PM Malcolm Turnbull has called on all Australians to respect the country's values, or feel free to leave.
Speaking one week after the shooting of a police worker in an apparent terror attack, Mr Turnbull also said anyone preaching hatred or intolerance was undermining the country.
Police accountant Curtis Cheng was gunned down in Sydney Parramatta's suburb last Friday.
His killer, 15-year-old Farhad Jabar, was shot dead by police at the scene.
Police believe Jabar had been radicalised. Four people suspected of being linked to the attack were arrested in raids in western Sydney this week, but most have now been released without charge.
On Friday after holding talks with Muslim leaders, Mr Turnbull said violent extremism was "a challenge to the fundamental Australian value" of mutual respect in a multicultural society.
"It is not compulsory to live in Australia," he said. "If you find Australian values are, you know, unpalatable, then there's a big wide world out there and people have got freedom of movement."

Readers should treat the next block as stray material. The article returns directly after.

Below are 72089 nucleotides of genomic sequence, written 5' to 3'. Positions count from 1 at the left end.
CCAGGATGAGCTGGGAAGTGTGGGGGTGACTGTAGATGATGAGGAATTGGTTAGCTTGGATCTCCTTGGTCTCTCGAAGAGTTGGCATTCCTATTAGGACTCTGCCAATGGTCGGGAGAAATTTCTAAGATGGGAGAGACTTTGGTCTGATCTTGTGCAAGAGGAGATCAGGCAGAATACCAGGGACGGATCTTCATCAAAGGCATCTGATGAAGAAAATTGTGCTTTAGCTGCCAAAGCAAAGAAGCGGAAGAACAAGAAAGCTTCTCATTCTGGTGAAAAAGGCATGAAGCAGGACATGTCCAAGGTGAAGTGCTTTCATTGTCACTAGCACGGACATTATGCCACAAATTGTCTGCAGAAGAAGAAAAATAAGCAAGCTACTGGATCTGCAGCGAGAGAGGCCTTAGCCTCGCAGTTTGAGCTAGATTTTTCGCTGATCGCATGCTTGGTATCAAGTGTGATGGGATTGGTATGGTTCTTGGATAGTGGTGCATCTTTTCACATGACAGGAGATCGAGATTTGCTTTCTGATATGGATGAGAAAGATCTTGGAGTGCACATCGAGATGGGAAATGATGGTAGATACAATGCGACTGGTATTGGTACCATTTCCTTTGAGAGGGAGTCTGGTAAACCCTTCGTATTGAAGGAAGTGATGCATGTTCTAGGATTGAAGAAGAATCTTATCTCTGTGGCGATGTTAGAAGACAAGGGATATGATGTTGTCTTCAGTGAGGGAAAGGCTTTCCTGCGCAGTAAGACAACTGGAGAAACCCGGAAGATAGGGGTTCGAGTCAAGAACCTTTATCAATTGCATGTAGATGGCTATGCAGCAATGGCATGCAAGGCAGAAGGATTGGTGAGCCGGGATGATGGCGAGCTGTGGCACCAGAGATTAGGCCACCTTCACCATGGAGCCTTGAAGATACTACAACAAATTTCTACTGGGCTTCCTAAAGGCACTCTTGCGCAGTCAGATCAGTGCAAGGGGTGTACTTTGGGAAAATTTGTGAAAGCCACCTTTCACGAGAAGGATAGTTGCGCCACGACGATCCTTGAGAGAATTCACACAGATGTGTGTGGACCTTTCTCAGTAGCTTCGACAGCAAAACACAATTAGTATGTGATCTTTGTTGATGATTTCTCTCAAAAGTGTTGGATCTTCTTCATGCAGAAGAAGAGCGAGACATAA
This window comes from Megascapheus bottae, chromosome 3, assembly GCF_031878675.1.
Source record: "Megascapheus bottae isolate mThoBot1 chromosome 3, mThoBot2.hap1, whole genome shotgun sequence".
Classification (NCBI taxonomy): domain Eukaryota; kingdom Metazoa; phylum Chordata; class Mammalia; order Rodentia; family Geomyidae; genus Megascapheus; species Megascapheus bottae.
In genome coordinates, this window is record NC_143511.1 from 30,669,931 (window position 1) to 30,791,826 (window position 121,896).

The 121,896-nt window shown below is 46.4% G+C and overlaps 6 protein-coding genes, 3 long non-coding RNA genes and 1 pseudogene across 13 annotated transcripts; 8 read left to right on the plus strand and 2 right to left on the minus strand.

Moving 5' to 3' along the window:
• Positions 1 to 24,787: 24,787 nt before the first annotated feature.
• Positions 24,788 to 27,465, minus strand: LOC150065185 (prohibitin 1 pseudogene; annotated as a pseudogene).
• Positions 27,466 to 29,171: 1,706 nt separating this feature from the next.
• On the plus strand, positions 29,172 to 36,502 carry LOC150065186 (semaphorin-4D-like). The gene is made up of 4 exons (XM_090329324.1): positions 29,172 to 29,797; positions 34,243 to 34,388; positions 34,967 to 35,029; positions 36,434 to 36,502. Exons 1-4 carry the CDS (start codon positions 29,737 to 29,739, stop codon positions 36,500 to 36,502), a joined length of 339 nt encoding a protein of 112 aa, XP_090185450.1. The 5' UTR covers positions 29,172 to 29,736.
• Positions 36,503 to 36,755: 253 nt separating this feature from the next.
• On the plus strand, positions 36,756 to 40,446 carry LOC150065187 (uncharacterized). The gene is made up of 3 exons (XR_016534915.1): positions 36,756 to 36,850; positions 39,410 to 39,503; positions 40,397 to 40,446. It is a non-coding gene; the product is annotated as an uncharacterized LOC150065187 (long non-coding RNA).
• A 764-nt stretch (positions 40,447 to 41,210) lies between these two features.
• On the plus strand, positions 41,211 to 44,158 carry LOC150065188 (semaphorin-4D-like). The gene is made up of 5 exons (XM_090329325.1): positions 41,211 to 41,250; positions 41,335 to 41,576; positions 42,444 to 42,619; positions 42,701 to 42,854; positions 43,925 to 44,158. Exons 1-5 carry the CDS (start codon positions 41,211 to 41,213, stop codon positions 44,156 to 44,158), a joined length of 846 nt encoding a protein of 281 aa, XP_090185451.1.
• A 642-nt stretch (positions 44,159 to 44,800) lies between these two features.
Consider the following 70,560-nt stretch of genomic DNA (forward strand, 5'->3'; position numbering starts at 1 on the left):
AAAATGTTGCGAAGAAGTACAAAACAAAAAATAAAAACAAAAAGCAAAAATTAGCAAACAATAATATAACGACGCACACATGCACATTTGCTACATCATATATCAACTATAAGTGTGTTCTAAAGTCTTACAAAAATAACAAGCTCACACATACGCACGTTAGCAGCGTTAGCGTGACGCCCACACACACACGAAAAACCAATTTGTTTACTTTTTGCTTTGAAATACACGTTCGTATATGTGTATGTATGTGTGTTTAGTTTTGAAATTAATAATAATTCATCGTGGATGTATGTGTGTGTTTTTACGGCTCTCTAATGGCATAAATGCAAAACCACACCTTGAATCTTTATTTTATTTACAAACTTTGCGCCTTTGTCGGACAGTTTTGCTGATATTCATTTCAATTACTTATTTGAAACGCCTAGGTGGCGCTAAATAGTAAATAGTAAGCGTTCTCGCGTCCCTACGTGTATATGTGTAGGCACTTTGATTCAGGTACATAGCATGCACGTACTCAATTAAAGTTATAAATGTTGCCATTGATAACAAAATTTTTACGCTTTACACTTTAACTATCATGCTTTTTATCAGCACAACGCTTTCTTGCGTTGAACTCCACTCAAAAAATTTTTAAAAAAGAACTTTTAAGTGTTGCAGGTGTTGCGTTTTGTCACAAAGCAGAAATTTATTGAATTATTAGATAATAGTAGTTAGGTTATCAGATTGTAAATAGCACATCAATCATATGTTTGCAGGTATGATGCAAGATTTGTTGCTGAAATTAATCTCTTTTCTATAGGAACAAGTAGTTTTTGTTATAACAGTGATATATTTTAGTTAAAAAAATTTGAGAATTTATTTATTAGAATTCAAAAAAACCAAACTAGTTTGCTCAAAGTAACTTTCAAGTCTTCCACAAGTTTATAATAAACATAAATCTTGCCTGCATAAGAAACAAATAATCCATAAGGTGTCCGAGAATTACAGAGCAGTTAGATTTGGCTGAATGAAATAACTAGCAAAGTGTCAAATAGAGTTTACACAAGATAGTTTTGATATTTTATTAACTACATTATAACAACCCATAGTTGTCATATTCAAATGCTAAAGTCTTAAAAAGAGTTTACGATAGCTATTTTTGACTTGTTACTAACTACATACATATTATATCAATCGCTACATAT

"Those who seek to gnaw away at that social fabric are not part of the Australian dream, they are not advancing the interests of our great country."
He encouraged Australians to "call out the language of hatred wherever it is practised".
Earlier on Friday, the chairman of the mosque in Parramatta, Neil El-Kadomi, told worshippers that they should appreciate what Australia had done for them.
"We live in Australia," he said, in comments quoted by Fairfax Media. "Australia gives us lots of benefits, there's opportunity and you are allowed to practise your religion freely."
He told Fairfax Media there was no place for extremism at the mosque, which was the last place visited by Jabar before he carried out his attack and was regularly used by some of the men arrested this week.
Mr Kadomi said he would tell worshippers on Friday: "If you don't like Australia, leave."
Last week's shooting came amid heightened anxiety in Australia about the influence of domestic and overseas radical Islamist groups.
Around 120 Australians are currently fighting with IS in Syria and Iraq, and almost 30 Australians are believed to have been killed, a spokesperson for the Minister for Justice told the BBC last month.
Officials are worried about the security implications from those who return home, and from those who support them.
More than 160 Australian passports have either been refused, suspended or cancelled on national security grounds.